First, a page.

Tourism in Cambodia

Opportunities and Challenges

Authored by: Richard Sharpley , Peter McGrath

The Handbook of Contemporary Cambodia

Print publication date:  September  2016
Online publication date:  September  2016

Print ISBN: 9781138831186
eBook ISBN: 9781315736709
Adobe ISBN: 9781317567837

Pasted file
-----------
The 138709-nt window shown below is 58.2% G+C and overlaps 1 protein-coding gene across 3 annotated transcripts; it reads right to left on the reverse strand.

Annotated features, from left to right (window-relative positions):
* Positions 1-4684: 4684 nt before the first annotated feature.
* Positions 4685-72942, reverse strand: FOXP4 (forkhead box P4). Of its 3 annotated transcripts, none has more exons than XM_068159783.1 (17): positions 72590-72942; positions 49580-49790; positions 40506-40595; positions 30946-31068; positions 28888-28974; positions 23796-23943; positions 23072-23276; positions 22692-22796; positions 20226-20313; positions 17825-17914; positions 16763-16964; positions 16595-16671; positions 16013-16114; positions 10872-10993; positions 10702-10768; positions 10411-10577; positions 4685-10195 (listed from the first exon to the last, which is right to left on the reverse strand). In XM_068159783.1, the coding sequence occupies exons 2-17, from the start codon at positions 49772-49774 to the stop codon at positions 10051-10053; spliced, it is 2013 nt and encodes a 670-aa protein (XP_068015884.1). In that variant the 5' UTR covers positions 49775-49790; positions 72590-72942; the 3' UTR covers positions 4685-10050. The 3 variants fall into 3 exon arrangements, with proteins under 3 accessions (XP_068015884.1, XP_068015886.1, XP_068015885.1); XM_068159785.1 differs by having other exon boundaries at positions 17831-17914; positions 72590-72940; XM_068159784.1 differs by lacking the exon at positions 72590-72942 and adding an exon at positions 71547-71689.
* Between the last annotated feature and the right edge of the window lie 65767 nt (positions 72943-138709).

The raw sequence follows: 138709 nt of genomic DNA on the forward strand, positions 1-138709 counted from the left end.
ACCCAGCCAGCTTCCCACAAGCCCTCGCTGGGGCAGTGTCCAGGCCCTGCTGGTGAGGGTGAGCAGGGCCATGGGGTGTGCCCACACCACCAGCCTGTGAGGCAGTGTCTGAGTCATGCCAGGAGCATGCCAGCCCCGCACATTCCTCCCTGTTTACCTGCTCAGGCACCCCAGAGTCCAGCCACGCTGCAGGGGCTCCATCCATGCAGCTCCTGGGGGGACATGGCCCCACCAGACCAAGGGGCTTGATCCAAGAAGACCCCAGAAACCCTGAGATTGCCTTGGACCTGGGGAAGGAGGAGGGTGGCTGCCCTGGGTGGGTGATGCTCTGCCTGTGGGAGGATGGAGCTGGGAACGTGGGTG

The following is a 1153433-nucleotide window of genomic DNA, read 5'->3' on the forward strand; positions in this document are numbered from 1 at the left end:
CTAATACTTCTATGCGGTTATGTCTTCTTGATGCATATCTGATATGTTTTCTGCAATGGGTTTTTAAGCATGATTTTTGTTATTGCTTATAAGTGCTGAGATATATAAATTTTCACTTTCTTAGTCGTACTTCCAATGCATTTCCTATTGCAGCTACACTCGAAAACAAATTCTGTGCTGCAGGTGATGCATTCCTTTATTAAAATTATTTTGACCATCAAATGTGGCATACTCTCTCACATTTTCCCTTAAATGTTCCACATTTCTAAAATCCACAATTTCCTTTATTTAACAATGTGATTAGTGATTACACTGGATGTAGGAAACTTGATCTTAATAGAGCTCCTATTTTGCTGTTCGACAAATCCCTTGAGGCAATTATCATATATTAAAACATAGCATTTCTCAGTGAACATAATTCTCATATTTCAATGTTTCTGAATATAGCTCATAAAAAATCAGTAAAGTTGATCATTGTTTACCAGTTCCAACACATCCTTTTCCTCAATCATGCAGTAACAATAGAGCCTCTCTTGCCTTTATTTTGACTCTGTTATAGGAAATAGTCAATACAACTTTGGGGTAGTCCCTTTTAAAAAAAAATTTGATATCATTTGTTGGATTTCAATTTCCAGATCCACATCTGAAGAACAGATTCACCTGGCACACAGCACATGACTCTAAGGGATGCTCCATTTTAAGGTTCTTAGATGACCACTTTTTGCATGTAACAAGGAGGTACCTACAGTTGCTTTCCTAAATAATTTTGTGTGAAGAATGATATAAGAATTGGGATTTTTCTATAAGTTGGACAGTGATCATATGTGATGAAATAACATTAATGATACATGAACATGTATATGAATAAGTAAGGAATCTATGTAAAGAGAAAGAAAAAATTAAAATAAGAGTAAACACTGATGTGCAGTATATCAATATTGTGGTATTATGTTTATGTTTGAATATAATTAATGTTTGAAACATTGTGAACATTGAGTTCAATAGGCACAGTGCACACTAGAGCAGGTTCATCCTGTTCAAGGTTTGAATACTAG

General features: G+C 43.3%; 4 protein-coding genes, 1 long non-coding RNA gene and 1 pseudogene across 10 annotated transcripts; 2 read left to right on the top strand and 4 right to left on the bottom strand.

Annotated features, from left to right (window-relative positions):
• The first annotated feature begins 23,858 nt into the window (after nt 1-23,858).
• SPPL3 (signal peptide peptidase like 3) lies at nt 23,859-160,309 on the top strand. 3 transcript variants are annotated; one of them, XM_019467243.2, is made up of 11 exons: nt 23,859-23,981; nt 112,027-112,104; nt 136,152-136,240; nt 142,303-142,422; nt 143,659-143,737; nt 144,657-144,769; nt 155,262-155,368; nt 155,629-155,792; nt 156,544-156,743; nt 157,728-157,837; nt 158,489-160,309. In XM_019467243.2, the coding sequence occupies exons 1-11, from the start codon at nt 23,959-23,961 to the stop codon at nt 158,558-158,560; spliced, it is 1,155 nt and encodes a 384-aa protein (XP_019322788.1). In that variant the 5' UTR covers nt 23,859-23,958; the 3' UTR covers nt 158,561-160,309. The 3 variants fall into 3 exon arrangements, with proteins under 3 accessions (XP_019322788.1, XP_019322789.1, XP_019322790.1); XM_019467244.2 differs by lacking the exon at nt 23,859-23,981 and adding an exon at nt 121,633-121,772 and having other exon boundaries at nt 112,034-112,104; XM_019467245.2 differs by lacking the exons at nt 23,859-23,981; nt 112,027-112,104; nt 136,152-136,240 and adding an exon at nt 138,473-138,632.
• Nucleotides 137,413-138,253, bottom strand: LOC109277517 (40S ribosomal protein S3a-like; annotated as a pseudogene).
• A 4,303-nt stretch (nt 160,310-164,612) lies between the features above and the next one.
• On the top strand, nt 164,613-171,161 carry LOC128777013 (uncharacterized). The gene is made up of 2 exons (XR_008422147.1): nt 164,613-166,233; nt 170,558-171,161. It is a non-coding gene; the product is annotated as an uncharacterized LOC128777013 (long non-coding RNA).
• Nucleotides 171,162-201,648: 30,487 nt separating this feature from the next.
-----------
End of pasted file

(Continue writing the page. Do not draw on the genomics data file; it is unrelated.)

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During the 1960s, Cambodia was one of the foremost tourism destinations in Southeast Asia. Attracted primarily by the culture of Phnom Penh and the temples of Angkor, between 50,000 and 70,000 tourists visited the country each year (Hall and Ringer 2000), a significant number in those early days of mass international travel. However, as a result of the political turmoil of the following two decades, Cambodia became off-limits to international tourists and it was only in the early 1990s that it regained its place on the international tourism map. Following the Paris Peace Accords, some 22,000 people visited Cambodia in 1991, more than doubling to around 50,000 the following year although, according to Chheang (2008a, 291), the majority were UN personnel. In 1993, the year that international tourist arrivals were first officially recorded, the country adopted an open-door policy to attract foreign investment in tourism and since then, the sector has grown rapidly (Grihault 2011). Some 118,000 tourists visited Cambodia in 1993, a number that increased to almost half a million by 2000 and subsequently grew remarkably to more than 4.5 million by 2014 (MoT 2015). The economic contribution of tourism has increased commensurately. In 1996, tourism receipts amounted to US$118 million; by 2014, the figure had risen to US$2,736 million (MoT 2015).

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